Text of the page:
Sunday, August 10, 2008

Oman gets into the European hotel business.

In a nice deal, Oman’s State General Reserve Fund (owned by the Ministry of Finance and administered under the financial affairs and energy resources council) has bought half of an Irish company who own a chain of hotels.

To balance the numbers reported in the press though, with the private equity group Quinlan buying the chain last year for around 1.16 bln euros, yet it now being reported that Oman bough half for just 200mln euro... That must mean the hotel company is saddled with ~800mln euro in debt.

Quinlan have a history of buying such assets and then flicking a piece at a profit, recently making $100mln on a similar deal with the Saudi Prince Alwaleed bin Talal bin Adbulaziz al-Saud for the British Savoy hotel group a few years ago.

See more at Irish Times
and RTE Business.
Oman fund takes half of Jurys Inns
Thursday, 7 August 2008 12:04
An investment fund from Oman has bought a 50% interest in the budget hotels chain Jurys Inns. The announcement was made by property investment group Quinlan Private, which bought the business for €1.15 billion last year from the Jurys Doyle group.

Oman Investment Fund is the investment arm of the Sultanate of Oman. Its deputy CEO Hassan Al Nabhani said it was impressed with the quality of the business and its growth potential.
The timing on this investment should be good. Jury's are somewhat 'downmarket' hotels, and as the UK economy tanks they are actually seeing an increase in business as travellers opt for lower cost accomodation. Other potential buyers are strapped for ready cash right now, and Quinlan would have wanted to offload such a big piece. Plus the hotel group plan to expand into Eastern Europe, where Oman's diplomatic efforts will help grease the wheels.

The Sultanate's fund, established in 1980, holds a large proportion of Oman’s Sovereign wealth, and while results unfortunately aren't public the fund is widely estimated to hold around $6 bln and has been growing fast lately as oil funds pour in. Most of that will have been built up in just the last few years, as the cupboard was bare in 1998. The funds are not open to the public, and there is also no transparent explaination to average Omanis of either cash flows or the totality of investments. This is not unusual in GCC sovereign funds, naturally. Oman recently had to deny it was the purchaser of 2% of UBS in Dec last year, after market rumors that the buyer was Oman. (A good thing too - UBS' share price has since dropped by 50%!).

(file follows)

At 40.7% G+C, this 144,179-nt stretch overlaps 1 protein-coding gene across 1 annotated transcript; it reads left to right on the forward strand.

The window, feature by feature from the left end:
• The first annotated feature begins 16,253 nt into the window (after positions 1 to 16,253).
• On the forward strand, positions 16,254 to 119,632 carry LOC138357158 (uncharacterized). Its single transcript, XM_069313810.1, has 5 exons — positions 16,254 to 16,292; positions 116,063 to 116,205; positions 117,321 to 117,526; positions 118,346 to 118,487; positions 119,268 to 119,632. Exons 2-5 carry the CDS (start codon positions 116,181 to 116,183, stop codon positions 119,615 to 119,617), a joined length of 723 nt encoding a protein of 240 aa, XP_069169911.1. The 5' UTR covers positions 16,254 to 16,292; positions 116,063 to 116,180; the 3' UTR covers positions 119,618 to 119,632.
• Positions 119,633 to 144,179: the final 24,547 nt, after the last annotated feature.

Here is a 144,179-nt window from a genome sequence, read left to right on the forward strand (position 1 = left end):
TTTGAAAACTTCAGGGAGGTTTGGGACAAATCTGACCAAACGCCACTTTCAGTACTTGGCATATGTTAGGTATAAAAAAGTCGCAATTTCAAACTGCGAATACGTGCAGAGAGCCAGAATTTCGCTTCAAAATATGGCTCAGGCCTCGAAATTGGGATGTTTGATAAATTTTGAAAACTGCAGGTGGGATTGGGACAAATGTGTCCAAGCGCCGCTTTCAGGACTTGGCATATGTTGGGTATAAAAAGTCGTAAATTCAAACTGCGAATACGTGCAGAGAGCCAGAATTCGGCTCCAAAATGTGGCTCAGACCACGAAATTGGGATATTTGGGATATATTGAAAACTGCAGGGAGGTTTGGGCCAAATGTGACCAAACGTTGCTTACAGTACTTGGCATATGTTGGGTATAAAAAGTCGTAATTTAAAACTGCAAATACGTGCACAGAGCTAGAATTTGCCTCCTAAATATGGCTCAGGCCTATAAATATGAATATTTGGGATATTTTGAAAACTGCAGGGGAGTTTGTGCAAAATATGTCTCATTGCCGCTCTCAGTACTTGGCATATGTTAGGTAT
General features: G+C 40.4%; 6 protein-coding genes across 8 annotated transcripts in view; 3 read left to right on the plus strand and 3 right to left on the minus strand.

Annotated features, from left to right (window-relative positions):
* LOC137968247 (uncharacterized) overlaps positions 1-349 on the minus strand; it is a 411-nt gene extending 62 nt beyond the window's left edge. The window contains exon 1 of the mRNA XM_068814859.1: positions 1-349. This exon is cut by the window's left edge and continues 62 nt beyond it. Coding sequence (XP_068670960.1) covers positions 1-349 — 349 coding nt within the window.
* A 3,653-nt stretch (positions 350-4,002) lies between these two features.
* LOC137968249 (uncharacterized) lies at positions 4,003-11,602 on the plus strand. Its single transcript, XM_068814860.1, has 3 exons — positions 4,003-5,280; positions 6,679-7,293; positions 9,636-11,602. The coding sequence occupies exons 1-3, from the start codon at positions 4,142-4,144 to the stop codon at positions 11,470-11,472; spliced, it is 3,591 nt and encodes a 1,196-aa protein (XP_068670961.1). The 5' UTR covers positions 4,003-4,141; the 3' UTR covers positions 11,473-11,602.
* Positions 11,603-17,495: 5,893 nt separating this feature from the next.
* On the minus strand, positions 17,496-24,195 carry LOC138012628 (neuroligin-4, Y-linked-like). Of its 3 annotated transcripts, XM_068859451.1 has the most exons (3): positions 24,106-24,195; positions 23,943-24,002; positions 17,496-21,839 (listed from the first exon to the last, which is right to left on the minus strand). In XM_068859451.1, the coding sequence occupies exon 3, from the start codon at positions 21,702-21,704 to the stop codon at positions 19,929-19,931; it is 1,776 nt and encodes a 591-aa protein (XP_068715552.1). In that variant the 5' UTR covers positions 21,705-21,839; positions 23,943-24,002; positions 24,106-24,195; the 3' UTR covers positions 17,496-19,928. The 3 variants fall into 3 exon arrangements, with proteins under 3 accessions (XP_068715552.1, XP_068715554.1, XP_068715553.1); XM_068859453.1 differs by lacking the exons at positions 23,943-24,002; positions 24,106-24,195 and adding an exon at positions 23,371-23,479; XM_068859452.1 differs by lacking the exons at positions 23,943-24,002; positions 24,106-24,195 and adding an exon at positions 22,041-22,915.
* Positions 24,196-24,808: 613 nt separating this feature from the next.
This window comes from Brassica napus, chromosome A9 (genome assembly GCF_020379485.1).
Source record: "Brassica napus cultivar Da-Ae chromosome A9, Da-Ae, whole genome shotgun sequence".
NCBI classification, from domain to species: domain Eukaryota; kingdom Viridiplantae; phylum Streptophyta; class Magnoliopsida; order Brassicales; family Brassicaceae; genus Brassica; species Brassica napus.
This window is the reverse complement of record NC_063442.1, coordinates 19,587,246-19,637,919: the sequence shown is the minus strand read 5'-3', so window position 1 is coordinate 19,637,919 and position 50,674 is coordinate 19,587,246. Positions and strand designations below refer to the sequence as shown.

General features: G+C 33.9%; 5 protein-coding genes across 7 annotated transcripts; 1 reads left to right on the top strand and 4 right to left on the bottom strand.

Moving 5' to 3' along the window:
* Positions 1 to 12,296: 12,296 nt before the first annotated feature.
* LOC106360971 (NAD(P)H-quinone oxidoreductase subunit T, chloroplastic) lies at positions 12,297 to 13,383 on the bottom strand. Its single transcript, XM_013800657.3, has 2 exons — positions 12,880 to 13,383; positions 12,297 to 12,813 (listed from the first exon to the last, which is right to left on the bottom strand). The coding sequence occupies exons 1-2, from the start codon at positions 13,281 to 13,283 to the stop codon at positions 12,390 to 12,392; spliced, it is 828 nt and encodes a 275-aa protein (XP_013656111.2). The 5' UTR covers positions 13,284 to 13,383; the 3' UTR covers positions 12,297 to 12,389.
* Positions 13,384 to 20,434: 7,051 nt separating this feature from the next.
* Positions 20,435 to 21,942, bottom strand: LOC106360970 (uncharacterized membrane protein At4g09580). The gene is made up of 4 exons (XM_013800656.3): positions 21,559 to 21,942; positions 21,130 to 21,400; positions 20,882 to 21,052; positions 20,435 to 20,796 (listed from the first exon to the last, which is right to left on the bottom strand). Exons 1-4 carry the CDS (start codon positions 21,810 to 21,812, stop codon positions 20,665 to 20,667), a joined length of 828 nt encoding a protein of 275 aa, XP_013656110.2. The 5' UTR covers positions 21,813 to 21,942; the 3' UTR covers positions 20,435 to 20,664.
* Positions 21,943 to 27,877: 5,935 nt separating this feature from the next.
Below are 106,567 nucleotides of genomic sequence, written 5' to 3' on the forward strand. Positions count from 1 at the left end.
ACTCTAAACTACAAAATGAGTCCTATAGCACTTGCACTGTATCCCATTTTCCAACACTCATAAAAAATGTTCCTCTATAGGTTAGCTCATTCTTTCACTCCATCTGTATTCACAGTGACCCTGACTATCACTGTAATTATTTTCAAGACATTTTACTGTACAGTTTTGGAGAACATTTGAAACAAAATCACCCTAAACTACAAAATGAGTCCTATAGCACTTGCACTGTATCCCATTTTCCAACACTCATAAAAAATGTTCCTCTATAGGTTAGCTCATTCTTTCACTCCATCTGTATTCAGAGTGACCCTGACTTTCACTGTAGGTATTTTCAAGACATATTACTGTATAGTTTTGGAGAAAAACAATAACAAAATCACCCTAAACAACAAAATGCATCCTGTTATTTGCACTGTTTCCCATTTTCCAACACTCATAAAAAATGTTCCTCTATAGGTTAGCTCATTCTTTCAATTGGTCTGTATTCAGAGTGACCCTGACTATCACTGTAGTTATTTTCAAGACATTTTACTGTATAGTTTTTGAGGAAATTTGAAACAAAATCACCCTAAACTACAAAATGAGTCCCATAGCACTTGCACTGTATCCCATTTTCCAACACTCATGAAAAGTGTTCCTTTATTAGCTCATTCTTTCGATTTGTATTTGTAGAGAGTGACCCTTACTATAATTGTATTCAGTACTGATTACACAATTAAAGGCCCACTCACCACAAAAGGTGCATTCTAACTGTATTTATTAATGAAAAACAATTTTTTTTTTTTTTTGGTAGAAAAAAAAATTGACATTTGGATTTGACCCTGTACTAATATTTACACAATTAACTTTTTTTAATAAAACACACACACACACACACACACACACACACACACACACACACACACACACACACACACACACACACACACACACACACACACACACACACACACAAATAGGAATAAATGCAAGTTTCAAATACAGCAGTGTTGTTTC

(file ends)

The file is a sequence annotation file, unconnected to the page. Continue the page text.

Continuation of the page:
Getting rid of the money in an active sense can't be easy. Earlier this year for example it was announced that Oman will be getting into the real estate development market in of all places Minsk, in Belarus. (note the visit around that time of the Belarus President).

Oman's fund needs to invest abroad, to help get rid of the excess US dollars it's earning and avoid pumping the economy even more than the Government already is. In a fiscal sense this is true excess money, unlike some of the Asian funds (like China's) which while large is mainly offset by savings account liabilities to ordinary savers in the domestic currency.

Oman will want to make a diversified long term return, and presumably help somewhat Oman's economy. Thus, there are often bi-lateral investment deals, which doesn't help acheive a net transfer overseas.

I wonder if Omanis will be able to work in the Jury Hotels...? That would be a great bonus as long as it doesn't hurt the business...

Warith Al Kharusi, who leads the SGRF, has a great job. Getting to play with $6 bln jetting all over the world must be a lot of fun. I'm very jealous.


  1. Oh, now - it seems a bit harsh to call Jury's "downmarket"; I supposed compared with the Savoy (or the al Bustan!) they are, but I think they're generally marketing hotels that attract travelers looking for well-run smaller hotels. You're quite right, though, that they're likely to do better as budgets tighten.

    But really, it's not like the Sultanate's invested in a chain of flophouses!

  2. Muscato,

    I didn't mean to diss Jury's as flophouses. I guess it does depend on ones definition of downmarket! I am clearly far too spoilt these days.

    To be true, I've always been a follower of old Winston's approach:

    'I am easily satisfied with the very best'...


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